If your items are breaking when dropped, first you may not have baked the clay thoroughly
(...are you using an oven thermometer to measure the correct temp, and baking long enough for the thickness of clay you have, for example?).
It's also possible that any "joins" in your item (heads/arms/etc. or onlays, etc.) weren't made quite well enough so they're breaking off at those spots
Also, just not mixing one or more clays together well in some ways can keep them from bonding together well.
The most common reason for breakage though is using one of the clay brands/lines that's brittle and weak after baking wherever it's thin
(those would be Sculpey, SuperSculpey, Sculpey III... and FimoSoft to a lesser degree).
If that's the case, you may want to use a stronger brand/line of clay so that the baked clay will be stronger even when it's thin, and later stressed (those brands would be Premo, FimoClassic, Kato Polyclay, Cernit).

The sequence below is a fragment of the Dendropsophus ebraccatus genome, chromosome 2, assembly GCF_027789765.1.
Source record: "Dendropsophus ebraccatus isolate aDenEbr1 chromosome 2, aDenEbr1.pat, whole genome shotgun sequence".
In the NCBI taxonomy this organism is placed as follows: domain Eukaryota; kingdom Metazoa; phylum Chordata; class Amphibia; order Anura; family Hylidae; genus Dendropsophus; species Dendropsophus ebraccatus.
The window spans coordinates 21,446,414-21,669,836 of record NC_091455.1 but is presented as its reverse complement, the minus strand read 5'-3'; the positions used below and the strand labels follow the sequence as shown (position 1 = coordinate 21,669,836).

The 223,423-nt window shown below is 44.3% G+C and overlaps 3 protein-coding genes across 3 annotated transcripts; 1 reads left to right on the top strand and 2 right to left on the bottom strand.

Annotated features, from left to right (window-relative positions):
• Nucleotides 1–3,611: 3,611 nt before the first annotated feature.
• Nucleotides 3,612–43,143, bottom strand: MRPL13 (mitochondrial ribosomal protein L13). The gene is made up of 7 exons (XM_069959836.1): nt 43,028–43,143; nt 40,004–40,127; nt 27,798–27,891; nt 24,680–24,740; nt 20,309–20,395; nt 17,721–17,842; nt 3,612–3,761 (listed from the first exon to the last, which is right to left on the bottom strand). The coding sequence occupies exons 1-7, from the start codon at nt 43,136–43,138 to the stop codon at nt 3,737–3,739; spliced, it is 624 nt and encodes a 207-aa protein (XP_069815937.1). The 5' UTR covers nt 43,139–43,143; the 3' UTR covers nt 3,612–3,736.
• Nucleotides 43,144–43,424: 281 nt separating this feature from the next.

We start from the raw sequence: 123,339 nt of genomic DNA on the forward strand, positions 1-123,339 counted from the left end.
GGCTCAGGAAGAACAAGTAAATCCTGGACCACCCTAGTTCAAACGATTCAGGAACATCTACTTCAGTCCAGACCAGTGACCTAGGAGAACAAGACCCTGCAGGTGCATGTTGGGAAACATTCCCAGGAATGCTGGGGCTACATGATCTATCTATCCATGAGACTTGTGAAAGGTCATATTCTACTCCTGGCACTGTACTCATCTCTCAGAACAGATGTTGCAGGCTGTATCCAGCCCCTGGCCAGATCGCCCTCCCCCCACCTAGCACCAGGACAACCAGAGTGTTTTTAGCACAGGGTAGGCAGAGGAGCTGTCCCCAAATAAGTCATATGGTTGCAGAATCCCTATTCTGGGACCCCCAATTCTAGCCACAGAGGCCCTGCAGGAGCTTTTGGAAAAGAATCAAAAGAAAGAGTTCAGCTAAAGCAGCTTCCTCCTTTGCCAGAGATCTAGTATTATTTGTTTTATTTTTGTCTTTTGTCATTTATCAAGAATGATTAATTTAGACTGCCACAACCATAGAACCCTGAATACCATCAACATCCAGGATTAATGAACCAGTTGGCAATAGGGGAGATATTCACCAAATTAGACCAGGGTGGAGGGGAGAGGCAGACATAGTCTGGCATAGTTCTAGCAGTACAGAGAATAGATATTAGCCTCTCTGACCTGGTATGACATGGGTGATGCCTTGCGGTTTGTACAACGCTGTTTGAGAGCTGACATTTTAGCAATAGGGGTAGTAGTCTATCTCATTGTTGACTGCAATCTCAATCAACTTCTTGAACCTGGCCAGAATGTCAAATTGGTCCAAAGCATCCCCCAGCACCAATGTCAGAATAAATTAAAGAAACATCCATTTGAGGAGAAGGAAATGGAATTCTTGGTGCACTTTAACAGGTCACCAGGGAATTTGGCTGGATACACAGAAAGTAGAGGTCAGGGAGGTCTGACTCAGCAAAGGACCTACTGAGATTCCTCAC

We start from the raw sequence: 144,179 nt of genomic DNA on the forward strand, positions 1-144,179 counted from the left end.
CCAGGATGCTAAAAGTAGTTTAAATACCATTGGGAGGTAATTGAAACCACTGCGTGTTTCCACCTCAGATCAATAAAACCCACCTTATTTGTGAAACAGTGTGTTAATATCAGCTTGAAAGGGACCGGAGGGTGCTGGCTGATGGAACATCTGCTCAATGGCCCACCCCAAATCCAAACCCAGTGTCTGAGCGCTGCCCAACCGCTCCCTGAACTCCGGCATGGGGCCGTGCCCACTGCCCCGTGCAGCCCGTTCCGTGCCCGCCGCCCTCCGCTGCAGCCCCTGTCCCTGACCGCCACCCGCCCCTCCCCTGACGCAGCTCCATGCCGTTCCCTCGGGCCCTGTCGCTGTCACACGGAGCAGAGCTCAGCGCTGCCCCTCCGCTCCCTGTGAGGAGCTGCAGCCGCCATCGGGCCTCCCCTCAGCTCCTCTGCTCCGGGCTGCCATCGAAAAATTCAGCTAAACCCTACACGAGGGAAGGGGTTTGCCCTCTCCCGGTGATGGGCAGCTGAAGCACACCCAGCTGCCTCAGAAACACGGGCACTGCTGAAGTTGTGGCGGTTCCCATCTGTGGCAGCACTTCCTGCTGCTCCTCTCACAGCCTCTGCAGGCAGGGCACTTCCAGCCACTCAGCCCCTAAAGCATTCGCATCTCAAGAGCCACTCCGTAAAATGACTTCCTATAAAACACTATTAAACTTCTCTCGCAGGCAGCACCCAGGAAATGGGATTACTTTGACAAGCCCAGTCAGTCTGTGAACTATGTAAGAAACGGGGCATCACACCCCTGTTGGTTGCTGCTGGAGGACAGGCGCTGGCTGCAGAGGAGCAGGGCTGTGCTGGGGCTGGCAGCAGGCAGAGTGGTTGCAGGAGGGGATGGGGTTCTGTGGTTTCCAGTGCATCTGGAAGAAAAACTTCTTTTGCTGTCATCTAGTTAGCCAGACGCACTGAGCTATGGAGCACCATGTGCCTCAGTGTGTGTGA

If you're making rounded and/or compact beads or other items which have no thin or extending areas, even the weak clays will be strong in those inherently-strong shapes and shouldn't break (unless under-cured).
You can read more on the differences between brands/lines of polymer clay, making strong joins, and baking clay "thoroughly" on these pages at my site if you want lots more info:http://www.glassattic.com/polymer/Characteristics.htm http://www.glassattic.com/polymer/glues-Diluent.htm
(... click on Some Bonding Techniques